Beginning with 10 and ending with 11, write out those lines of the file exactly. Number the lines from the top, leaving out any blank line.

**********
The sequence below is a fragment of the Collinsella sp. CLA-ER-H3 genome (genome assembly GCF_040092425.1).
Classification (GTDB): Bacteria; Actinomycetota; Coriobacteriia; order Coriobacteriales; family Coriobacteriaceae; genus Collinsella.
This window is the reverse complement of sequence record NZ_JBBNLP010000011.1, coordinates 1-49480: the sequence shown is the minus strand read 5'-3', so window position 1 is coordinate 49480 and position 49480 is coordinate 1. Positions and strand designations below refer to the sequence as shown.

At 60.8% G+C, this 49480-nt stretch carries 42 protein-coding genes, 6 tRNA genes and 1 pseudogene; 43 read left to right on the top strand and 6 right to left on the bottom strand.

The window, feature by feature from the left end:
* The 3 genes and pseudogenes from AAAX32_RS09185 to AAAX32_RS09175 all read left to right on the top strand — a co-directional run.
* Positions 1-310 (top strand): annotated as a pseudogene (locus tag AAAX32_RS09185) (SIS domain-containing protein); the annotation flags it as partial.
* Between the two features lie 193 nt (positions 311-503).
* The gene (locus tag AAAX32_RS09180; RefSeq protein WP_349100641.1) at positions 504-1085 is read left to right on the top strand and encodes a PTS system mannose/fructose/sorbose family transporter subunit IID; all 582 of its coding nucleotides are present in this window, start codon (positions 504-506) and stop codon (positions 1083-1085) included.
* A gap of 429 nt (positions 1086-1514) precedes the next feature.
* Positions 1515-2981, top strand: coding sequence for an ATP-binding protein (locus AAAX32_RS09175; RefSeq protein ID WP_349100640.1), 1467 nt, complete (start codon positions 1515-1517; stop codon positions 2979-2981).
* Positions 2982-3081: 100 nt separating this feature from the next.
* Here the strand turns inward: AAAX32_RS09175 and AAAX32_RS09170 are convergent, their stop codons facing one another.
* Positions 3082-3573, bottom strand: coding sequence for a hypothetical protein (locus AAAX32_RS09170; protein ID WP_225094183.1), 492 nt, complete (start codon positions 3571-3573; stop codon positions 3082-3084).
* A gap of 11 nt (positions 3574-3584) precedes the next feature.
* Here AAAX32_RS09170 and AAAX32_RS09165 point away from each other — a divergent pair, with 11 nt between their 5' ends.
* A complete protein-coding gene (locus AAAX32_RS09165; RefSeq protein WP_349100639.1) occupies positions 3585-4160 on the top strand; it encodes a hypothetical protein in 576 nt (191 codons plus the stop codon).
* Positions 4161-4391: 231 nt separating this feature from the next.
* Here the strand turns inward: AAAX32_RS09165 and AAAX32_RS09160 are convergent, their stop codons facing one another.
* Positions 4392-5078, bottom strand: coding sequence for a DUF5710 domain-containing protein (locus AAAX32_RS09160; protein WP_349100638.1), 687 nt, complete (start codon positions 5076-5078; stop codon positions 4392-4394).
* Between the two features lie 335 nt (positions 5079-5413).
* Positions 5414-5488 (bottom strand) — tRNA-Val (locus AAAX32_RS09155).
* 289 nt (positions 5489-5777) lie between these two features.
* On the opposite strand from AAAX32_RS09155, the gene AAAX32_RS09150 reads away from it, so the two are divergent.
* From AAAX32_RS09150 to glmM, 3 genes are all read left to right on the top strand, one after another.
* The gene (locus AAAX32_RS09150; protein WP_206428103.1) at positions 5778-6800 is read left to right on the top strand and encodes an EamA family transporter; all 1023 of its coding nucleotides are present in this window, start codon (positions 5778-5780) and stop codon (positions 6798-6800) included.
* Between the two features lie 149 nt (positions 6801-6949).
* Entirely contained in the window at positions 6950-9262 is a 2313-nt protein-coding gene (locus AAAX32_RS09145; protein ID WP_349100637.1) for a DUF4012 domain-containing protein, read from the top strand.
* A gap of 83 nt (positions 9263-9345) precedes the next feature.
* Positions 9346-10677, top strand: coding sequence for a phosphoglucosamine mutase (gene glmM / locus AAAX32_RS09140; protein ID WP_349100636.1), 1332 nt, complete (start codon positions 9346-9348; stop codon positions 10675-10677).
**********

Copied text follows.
* A gap of 429 nt (positions 1086-1514) precedes the next feature.
* Positions 1515-2981, top strand: coding sequence for an ATP-binding protein (locus AAAX32_RS09175; RefSeq protein ID WP_349100640.1), 1467 nt, complete (start codon positions 1515-1517; stop codon positions 2979-2981).